Health Care Analysis 7 (3):273-287 (1999)

Abstract
This paper discusses the hazards of regulating controversial biomedical research in light of the emergence of powerful, multi-national biotechnology corporations. Prohibitions on the use of government funds can simply force controversial research into the private sphere, and unilateral or multilateral research bans can simply encourage multi-national companies to conduct research in countries that lack restrictive laws. Thus, a net effect of government regulation is that research migrates from the public to the private sphere. Because private research receives less oversight and external scrutiny than public research, it can threaten the welfare and rights of human subjects, scientific progress and openness, and the quality of the approval process for new biomedical technologies. In order to avoid the harmful effects of government regulation of biotechnology, society should promote meaningful discussion and dialogue among scientists, industry leaders, and the public before resorting to regulatory solutions. Legislative or executive initiatives should be applied with great discretion and care, and should be crafted in such a way that they protect public health and safety, promote scientific progress, and avoid the hazards of privatized research and polarized debates
Keywords biomedical research  government regulation  biotechnology industry  privatization  scientific progress  public debates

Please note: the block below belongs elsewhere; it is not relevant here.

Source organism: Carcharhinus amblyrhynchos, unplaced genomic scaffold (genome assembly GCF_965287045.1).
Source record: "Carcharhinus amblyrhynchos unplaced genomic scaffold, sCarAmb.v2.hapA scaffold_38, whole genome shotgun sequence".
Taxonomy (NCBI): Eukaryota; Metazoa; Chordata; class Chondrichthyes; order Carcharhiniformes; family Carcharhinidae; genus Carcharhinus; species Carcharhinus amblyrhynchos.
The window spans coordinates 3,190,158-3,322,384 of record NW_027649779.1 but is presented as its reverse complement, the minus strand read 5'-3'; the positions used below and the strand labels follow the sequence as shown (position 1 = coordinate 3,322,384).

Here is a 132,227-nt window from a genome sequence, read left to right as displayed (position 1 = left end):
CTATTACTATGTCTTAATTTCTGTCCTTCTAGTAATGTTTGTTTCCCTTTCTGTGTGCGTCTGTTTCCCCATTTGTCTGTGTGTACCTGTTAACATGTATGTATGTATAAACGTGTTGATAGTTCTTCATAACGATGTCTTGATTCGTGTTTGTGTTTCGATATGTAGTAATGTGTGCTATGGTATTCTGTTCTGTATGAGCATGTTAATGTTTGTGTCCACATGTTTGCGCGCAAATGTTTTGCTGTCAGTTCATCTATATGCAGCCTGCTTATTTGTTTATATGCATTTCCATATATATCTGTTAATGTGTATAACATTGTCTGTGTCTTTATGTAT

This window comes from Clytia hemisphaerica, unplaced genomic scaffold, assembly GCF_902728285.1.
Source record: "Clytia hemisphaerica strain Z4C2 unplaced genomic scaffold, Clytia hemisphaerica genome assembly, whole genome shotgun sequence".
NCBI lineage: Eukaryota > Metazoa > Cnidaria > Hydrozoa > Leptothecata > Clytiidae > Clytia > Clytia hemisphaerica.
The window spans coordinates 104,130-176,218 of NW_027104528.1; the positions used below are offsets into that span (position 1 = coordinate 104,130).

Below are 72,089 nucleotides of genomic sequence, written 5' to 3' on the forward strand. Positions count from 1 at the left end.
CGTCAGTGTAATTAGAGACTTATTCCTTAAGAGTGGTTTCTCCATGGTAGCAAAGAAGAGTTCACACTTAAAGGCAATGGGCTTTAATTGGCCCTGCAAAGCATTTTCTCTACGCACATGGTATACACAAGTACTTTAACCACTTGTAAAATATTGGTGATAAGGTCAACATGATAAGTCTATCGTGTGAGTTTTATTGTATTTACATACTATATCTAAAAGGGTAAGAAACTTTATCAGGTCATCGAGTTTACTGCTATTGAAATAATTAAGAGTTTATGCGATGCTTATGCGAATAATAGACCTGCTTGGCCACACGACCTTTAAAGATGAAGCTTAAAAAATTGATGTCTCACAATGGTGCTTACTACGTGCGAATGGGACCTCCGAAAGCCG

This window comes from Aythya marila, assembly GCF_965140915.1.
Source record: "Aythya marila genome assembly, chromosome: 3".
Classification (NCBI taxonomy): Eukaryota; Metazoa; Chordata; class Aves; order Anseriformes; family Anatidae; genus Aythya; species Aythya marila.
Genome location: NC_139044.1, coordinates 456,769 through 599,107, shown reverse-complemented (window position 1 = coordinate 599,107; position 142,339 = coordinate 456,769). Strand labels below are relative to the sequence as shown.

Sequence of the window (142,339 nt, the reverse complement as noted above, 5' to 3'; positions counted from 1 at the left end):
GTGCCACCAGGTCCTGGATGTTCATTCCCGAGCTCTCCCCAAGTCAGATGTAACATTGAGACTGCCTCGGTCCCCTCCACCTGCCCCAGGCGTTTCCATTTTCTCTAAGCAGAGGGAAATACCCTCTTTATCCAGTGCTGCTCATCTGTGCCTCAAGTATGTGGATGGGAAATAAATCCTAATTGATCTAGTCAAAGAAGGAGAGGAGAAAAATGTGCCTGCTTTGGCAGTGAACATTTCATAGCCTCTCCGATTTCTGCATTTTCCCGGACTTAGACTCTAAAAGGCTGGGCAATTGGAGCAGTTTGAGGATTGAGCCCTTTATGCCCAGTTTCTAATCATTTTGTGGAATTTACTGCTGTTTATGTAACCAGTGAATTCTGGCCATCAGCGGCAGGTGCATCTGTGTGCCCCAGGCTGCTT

Categories (categorize this paper)
DOI 10.1023/A:1009405027357
Options
Edit this record
Mark as duplicate
Export citation
Find it on Scholar
Request removal from index
Revision history

Download options

PhilArchive copy


Upload a copy of this paper     Check publisher's policy     Papers currently archived: 54,466
Through your library

References found in this work BETA

No references found.

Add more references

Citations of this work BETA

Financial Interests and Research Bias.David B. Resnik - 2000 - Perspectives on Science 8 (3):255-285.
Difficulties with Regulating Sex Selection.David B. Resnik - 2001 - American Journal of Bioethics 1 (1):21 – 22.

Add more citations

Similar books and articles

Scientific Self-Regulation—so Good, How Can It Fail?Patrick L. Taylor - 2009 - Science and Engineering Ethics 15 (3):395-406.
Moral Complicity in Induced Pluripotent Stem Cell Research.Mark T. Brown - 2009 - Kennedy Institute of Ethics Journal 19 (1):pp. 1-22.
Ethics, Regulation, and Biomedical Research.Matthew Weed - 2004 - Kennedy Institute of Ethics Journal 14 (4):361-368.
Against One-Size-Fits-All Research Ethics.Michelle N. Meyer - 2010 - Hastings Center Report 40 (5):10-11.
Stem Cell Research and Economic Promises.Timothy Caulfield - 2010 - Journal of Law, Medicine and Ethics 38 (2):303-313.

Analytics

Added to PP index
2010-09-02

Total views
22 ( #461,112 of 2,381,093 )

Recent downloads (6 months)
1 ( #560,102 of 2,381,093 )

How can I increase my downloads?

Downloads

My notes